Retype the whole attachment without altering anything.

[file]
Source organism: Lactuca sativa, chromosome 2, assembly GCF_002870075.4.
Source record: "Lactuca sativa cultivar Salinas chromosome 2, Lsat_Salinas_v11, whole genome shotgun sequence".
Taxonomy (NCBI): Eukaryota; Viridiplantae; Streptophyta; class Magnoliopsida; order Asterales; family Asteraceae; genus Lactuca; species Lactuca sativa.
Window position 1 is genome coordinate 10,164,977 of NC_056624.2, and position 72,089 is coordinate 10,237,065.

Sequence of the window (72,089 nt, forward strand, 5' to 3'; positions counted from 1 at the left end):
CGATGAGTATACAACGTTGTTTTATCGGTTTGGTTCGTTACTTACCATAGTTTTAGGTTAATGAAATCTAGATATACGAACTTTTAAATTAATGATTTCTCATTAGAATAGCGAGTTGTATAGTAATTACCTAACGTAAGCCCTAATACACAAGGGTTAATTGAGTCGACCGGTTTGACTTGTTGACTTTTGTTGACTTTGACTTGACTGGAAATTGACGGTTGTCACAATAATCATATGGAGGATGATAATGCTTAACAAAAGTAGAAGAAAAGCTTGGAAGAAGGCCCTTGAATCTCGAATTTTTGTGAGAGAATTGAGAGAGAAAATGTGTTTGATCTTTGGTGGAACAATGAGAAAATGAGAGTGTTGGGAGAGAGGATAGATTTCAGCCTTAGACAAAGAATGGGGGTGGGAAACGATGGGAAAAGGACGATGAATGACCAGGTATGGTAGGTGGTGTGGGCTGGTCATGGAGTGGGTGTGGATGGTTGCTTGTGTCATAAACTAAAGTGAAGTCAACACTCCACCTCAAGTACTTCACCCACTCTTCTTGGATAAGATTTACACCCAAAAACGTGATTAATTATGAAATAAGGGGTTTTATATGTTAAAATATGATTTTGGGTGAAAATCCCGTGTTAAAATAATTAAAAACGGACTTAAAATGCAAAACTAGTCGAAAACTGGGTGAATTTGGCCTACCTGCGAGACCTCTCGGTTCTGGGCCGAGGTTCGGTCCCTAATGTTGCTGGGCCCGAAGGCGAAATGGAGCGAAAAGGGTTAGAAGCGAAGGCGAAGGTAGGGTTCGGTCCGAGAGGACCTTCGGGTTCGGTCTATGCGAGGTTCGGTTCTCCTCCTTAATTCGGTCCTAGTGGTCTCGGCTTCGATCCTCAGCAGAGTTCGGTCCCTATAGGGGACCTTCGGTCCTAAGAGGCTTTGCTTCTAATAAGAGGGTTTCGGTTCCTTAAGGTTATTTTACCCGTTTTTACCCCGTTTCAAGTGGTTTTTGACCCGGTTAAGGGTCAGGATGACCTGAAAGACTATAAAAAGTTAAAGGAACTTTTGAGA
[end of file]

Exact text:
Source organism: Lactuca sativa, chromosome 2, assembly GCF_002870075.4.
Source record: "Lactuca sativa cultivar Salinas chromosome 2, Lsat_Salinas_v11, whole genome shotgun sequence".
Taxonomy (NCBI): Eukaryota; Viridiplantae; Streptophyta; class Magnoliopsida; order Asterales; family Asteraceae; genus Lactuca; species Lactuca sativa.
Window position 1 is genome coordinate 10,164,977 of NC_056624.2, and position 72,089 is coordinate 10,237,065.

Sequence of the window (72,089 nt, forward strand, 5' to 3'; positions counted from 1 at the left end):
CGATGAGTATACAACGTTGTTTTATCGGTTTGGTTCGTTACTTACCATAGTTTTAGGTTAATGAAATCTAGATATACGAACTTTTAAATTAATGATTTCTCATTAGAATAGCGAGTTGTATAGTAATTACCTAACGTAAGCCCTAATACACAAGGGTTAATTGAGTCGACCGGTTTGACTTGTTGACTTTTGTTGACTTTGACTTGACTGGAAATTGACGGTTGTCACAATAATCATATGGAGGATGATAATGCTTAACAAAAGTAGAAGAAAAGCTTGGAAGAAGGCCCTTGAATCTCGAATTTTTGTGAGAGAATTGAGAGAGAAAATGTGTTTGATCTTTGGTGGAACAATGAGAAAATGAGAGTGTTGGGAGAGAGGATAGATTTCAGCCTTAGACAAAGAATGGGGGTGGGAAACGATGGGAAAAGGACGATGAATGACCAGGTATGGTAGGTGGTGTGGGCTGGTCATGGAGTGGGTGTGGATGGTTGCTTGTGTCATAAACTAAAGTGAAGTCAACACTCCACCTCAAGTACTTCACCCACTCTTCTTGGATAAGATTTACACCCAAAAACGTGATTAATTATGAAATAAGGGGTTTTATATGTTAAAATATGATTTTGGGTGAAAATCCCGTGTTAAAATAATTAAAAACGGACTTAAAATGCAAAACTAGTCGAAAACTGGGTGAATTTGGCCTACCTGCGAGACCTCTCGGTTCTGGGCCGAGGTTCGGTCCCTAATGTTGCTGGGCCCGAAGGCGAAATGGAGCGAAAAGGGTTAGAAGCGAAGGCGAAGGTAGGGTTCGGTCCGAGAGGACCTTCGGGTTCGGTCTATGCGAGGTTCGGTTCTCCTCCTTAATTCGGTCCTAGTGGTCTCGGCTTCGATCCTCAGCAGAGTTCGGTCCCTATAGGGGACCTTCGGTCCTAAGAGGCTTTGCTTCTAATAAGAGGGTTTCGGTTCCTTAAGGTTATTTTACCCGTTTTTACCCCGTTTCAAGTGGTTTTTGACCCGGTTAAGGGTCAGGATGACCTGAAAGACTATAAAAAGTTAAAGGAACTTTTGAGA